In certain Berkeley High School classrooms, the number of male students far exceeds the number of non-male students. There are many historical and systemic factors that cause this issue. “From a young age, guys are told they can do a lot more and society gives them a lot more self assurance … I feel like girls underestimate their abilities a lot or underestimate how smart they are,” said BHS senior Itta Behrman, when talking about the reasons behind the gender imbalance in certain BHS classes. Behrman is currently enrolled in AP Physics C, where a whopping 83 percent of students are male. This trend throughout certain classes at BHS is unacceptable.
When non-male students are a minority in a classroom, it can make them uncomfortable in the class and therefore create a difficult learning environment. “It’s less like outward comments, and it’s more the passing things that accumulate,” said Elisa Highton, a BHS senior who is also one of the few girls taking AP Physics C.
Additionally, when non-male students know that a class is male dominated, it may deter them from picking the class in the first place when selecting their classes. This creates a vicious cycle that exacerbates the problem.
This issue can be observed in highschool classes, but the impacts reach much further. The classes that women choose to take in highschool affect the paths that they choose in higher education and their careers. “I want to go into a field where I know there will be other people that respect me and just given what I’ve heard about certain STEM fields, it’s made me not want to go into them because I know for a fact I will be facing (sexism),” said Highton. This results in women having less representation in certain career fields. According to the American Association of University Women, women only make up about one third of the STEM workforce.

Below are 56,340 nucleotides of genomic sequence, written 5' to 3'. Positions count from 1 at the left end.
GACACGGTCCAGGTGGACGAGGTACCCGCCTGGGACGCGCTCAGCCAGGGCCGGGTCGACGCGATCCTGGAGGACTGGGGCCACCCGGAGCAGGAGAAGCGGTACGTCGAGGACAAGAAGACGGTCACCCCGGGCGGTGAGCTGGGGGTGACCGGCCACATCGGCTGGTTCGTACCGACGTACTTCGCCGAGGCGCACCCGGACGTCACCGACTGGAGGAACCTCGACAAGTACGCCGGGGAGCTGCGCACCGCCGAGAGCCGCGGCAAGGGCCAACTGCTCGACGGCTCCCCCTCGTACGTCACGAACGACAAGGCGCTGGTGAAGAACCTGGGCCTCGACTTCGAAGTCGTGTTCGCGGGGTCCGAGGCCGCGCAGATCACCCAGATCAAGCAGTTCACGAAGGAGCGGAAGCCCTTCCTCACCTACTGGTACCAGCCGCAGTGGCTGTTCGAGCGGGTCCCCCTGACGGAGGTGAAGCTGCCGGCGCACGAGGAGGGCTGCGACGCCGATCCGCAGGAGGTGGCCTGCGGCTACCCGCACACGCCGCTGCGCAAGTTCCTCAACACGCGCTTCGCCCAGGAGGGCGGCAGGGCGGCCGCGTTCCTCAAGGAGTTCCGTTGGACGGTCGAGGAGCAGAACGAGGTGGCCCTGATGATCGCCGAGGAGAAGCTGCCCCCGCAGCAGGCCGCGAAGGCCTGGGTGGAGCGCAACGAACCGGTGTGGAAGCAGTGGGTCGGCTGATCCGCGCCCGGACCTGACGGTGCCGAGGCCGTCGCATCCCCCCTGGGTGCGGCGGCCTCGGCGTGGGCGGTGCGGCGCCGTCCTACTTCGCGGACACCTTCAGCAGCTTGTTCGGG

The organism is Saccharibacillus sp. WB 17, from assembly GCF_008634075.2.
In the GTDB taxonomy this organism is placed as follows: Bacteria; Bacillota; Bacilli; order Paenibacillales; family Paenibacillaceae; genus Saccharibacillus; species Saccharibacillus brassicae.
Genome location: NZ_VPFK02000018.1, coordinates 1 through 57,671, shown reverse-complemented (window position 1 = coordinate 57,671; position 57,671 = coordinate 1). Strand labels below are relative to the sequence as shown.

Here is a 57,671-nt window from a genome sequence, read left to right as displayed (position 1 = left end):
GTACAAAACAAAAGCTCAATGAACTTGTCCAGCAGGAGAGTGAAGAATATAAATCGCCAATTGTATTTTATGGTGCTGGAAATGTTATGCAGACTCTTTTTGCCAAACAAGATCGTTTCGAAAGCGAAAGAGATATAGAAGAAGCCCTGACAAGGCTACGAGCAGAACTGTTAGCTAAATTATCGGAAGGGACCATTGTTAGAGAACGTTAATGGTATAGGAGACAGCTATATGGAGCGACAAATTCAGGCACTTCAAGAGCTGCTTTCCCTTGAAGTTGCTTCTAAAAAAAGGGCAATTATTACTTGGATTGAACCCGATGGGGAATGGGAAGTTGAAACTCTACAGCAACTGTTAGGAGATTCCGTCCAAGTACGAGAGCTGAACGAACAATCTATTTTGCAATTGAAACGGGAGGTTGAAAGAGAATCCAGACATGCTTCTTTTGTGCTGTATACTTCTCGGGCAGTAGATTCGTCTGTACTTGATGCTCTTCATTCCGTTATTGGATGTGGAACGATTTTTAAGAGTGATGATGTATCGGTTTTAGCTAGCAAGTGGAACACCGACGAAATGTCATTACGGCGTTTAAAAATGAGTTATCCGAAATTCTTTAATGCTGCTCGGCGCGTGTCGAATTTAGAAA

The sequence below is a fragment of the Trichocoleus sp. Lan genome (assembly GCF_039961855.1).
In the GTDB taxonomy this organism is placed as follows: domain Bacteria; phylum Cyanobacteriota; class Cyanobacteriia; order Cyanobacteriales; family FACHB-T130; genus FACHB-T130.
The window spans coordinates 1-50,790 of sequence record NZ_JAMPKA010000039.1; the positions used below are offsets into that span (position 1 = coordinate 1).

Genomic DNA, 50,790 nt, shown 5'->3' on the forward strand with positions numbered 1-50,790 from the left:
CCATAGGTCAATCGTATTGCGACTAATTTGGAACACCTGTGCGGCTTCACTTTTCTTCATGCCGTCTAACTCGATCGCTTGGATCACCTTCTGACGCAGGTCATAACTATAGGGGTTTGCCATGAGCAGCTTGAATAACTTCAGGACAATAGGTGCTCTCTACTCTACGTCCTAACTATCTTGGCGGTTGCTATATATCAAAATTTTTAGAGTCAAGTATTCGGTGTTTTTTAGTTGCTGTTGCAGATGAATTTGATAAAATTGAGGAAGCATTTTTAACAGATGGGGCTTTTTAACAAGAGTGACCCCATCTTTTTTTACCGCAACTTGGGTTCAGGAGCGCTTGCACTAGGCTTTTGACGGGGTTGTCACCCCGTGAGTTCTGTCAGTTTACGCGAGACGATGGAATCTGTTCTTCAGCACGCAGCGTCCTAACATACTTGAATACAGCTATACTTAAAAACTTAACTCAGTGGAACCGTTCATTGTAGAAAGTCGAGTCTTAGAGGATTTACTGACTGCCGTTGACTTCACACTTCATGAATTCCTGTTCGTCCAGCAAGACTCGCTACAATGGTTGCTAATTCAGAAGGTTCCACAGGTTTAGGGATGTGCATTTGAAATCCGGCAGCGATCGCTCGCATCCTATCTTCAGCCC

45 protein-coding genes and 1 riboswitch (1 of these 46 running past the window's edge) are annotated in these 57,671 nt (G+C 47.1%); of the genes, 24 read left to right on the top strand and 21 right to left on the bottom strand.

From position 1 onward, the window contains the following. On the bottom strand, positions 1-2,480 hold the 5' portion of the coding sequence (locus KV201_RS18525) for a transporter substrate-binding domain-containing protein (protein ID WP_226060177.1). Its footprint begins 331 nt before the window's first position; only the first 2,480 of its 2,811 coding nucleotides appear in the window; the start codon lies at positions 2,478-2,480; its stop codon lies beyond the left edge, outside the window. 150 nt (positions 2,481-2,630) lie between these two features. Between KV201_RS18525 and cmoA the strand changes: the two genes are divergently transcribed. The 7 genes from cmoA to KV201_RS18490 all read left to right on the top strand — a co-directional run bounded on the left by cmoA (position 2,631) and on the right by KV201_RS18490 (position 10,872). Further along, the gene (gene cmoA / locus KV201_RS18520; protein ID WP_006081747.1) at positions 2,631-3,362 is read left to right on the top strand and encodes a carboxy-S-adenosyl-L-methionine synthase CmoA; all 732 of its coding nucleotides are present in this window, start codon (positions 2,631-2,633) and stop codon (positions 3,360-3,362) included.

Although this phenomenon is widely observed in STEM classes, it can be found in humanities subjects as well. At BHS, the class Politics and Power has a ratio of about two male students to every non-male student. “Right away, I recognized the disparity in the sign ups from the previous teacher who I inherited the class from,” said Joseph Poppas, who teaches the class. “So I tried to make a really strong effort to get the gender imbalance under control,” said Poppas.
“I think the biggest issue is that we just pretend it doesn’t exist at Berkeley High,” said Highton. When teachers and admin fail to address the issue, it creates an even more isolating environment for the few non-male students in the class.
While the issue is systemic and has been consistently present throughout history, there are actions that teachers can and should take to improve the experience of non-male students in male-dominated classes. Poppas expressed the importance of acknowledging the disparity “in an open way … with a lot of transparency” to ensure that “women are feeling like they can openly contribute”.
“I try really to go out of my way to make sure that, especially in the politics class, that we tackle things like mansplaining or the male answer syndrome head on,” said Poppas. If more teachers follow this model, non-male students could feel better supported.
Another action that the administration should take to combat this problem is to advertise classes that have been historically male-dominated specifically to non-male students. This would ensure that all non-male students who want to take those classes have been made aware of them. “Encouraging all students to take classes they want helps chip away at such a large societal issue,” said Behrman. Every year, Poppas tries to get “women to help recruit other women.” This word of mouth creates a positive reputation for these classes, which is effective in getting more women to sign up for the class.
Ultimately, teachers hold personal power to work on fixing these systemic imbalances, and by taking advantage of that, non-male students will be able to seek the same opportunities as their male counterparts.